By Mia Armitage
At least four of five North Coast shark nets were hauled from the ocean on Sunday after Sea Shepherd activists found two rays entangled off Lighthouse Beach in Ballina.
Marine scientist Scott Wallace said he saw two white spotted eagle rays caught when he dove with fellow Apex Harmony shark protection campaigner Zaid Dillon from Sea Shepherd’s inflatable raft, Grey Nurse.
They obviously haven’t checked the nets for a while, said captain Jonathan Clark when Mr Wallace confirmed one of the rays was dead and decomposing.
Mr Wallace was unsure how long it took the ray to reach its decomposition levels but guessed around two days.
A second caught ray, also believed to be a white spotted eagle ray, survived and Department of Primary Industries contractors cut the animal free from the net some twenty minutes later.
Captain Clark reminded all aboard Grey Nurse not to touch the shark nets lest DPI authorities issue a $22,000 fine to offenders.
Contractors aboard Wahoo removed nets from Lighthouse and Shelly Beaches around midday and said they had already taken nets out of the water at Sharpes Beach and Main Beach, Evans Head.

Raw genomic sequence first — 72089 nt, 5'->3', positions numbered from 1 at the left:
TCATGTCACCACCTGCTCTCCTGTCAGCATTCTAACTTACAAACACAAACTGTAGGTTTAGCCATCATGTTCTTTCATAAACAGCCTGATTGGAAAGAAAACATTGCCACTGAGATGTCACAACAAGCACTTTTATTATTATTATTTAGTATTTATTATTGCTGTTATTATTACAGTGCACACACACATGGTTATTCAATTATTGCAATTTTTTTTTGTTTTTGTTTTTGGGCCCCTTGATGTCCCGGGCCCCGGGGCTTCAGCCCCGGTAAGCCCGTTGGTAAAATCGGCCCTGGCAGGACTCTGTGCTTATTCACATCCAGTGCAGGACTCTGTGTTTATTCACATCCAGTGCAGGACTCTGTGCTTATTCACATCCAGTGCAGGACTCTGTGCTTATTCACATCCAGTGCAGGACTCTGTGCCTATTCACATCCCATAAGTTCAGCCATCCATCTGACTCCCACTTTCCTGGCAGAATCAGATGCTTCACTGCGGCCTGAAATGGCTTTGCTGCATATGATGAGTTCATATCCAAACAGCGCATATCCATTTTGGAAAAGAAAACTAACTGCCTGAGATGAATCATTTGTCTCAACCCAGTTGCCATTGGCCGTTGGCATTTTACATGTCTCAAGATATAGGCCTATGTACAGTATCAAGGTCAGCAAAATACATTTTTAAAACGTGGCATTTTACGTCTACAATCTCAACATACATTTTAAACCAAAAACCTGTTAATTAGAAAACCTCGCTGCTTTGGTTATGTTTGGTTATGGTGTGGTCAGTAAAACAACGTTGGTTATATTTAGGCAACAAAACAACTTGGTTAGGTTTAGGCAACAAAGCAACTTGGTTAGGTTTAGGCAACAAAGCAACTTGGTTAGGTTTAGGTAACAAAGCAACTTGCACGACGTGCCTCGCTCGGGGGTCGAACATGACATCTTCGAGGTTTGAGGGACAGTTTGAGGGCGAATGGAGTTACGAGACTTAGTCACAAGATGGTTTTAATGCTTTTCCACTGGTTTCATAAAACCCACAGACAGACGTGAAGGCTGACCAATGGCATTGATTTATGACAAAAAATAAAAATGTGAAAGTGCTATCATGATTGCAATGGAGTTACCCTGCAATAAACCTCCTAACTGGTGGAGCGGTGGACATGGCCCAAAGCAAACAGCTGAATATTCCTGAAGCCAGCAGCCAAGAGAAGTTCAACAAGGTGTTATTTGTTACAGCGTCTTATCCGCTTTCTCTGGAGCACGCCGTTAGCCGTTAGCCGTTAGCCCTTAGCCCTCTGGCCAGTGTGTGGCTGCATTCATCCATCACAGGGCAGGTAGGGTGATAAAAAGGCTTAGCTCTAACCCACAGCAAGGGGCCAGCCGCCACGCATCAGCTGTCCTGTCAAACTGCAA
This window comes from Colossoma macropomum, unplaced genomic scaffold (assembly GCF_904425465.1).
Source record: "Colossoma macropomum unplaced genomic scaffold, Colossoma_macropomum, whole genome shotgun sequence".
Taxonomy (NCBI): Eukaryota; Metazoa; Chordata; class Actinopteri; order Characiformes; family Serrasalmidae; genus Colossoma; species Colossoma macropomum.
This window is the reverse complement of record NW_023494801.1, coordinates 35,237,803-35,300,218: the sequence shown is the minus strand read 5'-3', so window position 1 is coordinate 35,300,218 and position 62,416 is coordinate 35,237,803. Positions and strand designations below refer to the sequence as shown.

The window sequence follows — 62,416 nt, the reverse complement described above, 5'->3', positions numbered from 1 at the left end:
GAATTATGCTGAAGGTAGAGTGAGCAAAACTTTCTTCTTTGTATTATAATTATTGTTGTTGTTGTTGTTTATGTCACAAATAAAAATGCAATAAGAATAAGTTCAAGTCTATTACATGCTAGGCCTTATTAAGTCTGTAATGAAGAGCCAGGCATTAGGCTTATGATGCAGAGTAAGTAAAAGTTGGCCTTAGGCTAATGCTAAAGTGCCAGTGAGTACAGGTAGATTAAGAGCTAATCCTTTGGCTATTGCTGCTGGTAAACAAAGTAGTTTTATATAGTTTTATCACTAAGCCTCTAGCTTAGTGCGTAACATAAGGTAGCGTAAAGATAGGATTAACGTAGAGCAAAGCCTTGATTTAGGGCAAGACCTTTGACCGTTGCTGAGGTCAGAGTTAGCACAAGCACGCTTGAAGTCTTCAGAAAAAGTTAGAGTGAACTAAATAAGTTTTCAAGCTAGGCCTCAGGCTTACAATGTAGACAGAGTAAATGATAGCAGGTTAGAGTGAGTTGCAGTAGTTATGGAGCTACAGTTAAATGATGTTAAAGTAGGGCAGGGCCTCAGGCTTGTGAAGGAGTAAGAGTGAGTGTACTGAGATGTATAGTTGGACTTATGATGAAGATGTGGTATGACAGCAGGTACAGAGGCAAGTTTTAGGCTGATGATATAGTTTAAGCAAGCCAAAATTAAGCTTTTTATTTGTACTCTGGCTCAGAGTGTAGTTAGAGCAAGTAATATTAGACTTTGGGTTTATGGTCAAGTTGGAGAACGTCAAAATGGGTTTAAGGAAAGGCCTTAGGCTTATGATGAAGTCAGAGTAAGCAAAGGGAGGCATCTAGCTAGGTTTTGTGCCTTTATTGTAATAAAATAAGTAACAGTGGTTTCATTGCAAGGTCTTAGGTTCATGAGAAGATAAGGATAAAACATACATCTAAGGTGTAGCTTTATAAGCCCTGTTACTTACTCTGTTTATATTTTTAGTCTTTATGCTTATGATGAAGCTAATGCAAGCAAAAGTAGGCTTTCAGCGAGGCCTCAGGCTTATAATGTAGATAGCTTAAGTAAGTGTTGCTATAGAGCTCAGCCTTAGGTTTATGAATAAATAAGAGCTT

‘They’ll be out of the water all week,’ said one contractor, who appeared to be Wahoo’s captain but did not identify himself, ‘we’ve got some bad weather coming’.
He said a fifth net at Seven Mile Beach in Lennox Head was under another contractor’s responsibility and didn’t know if it was to stay in the ocean.
One of the three men aboard Wahoo confirmed he was a DPI representative paid to observe the contractors at work, as stipulated in the DPI’s North Coast Shark Management Plan.
DPI authorities hired local fishers to check shark nets at least twice daily but last month said poor weather was hampering regular inspection efforts.
Le-Ba Boardriders President Don Munro told press at the time weather had been predominantly fine and should not have stopped net checks while Ballina Councillor Keith Richardson said contractors were not being paid enough.
Nets were checked less than 1.5 times per day on average in the first two months of the NSW government’s controversial North Coast Shark Net Trial with a third monthly report due this week.
Captain Clark, QLD co-ordinator for the Apex Harmony campaign, said activists planned to check nets again as soon as possible but he was pleased contractors had removed nets temporarily.
‘We’re here to advocate for human and marine safety,’ he said, ‘we want the most effective, non-lethal shark mitigation strategies possible and the shark net trial is not that’.
A national senate inquiry into shark mitigation began in mid-February and Mr Clark said Apex Harmony campaigners had made a submission.